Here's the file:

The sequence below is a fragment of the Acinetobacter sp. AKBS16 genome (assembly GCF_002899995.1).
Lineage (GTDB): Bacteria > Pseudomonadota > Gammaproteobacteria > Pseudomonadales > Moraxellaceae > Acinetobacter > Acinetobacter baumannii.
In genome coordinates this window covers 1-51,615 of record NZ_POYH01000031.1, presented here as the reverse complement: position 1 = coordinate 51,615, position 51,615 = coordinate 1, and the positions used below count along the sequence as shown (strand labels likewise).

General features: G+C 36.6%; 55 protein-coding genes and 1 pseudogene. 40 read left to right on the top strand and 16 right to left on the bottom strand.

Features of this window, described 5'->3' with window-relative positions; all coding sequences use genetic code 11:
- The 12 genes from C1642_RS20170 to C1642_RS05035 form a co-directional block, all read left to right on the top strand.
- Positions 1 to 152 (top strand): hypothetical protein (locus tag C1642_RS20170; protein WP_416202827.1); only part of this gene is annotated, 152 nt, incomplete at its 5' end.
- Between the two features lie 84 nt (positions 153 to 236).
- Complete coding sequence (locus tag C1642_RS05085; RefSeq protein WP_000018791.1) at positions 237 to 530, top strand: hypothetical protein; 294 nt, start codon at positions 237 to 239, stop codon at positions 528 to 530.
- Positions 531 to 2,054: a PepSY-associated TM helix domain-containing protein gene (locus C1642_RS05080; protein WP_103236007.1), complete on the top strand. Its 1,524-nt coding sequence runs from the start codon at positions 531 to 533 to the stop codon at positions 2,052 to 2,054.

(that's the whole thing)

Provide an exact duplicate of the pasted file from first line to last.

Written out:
The sequence below is a fragment of the Acinetobacter sp. AKBS16 genome (assembly GCF_002899995.1).
Lineage (GTDB): Bacteria > Pseudomonadota > Gammaproteobacteria > Pseudomonadales > Moraxellaceae > Acinetobacter > Acinetobacter baumannii.
In genome coordinates this window covers 1-51,615 of record NZ_POYH01000031.1, presented here as the reverse complement: position 1 = coordinate 51,615, position 51,615 = coordinate 1, and the positions used below count along the sequence as shown (strand labels likewise).

General features: G+C 36.6%; 55 protein-coding genes and 1 pseudogene. 40 read left to right on the top strand and 16 right to left on the bottom strand.

Features of this window, described 5'->3' with window-relative positions; all coding sequences use genetic code 11:
- The 12 genes from C1642_RS20170 to C1642_RS05035 form a co-directional block, all read left to right on the top strand.
- Positions 1 to 152 (top strand): hypothetical protein (locus tag C1642_RS20170; protein WP_416202827.1); only part of this gene is annotated, 152 nt, incomplete at its 5' end.
- Between the two features lie 84 nt (positions 153 to 236).
- Complete coding sequence (locus tag C1642_RS05085; RefSeq protein WP_000018791.1) at positions 237 to 530, top strand: hypothetical protein; 294 nt, start codon at positions 237 to 239, stop codon at positions 528 to 530.
- Positions 531 to 2,054: a PepSY-associated TM helix domain-containing protein gene (locus C1642_RS05080; protein WP_103236007.1), complete on the top strand. Its 1,524-nt coding sequence runs from the start codon at positions 531 to 533 to the stop codon at positions 2,052 to 2,054.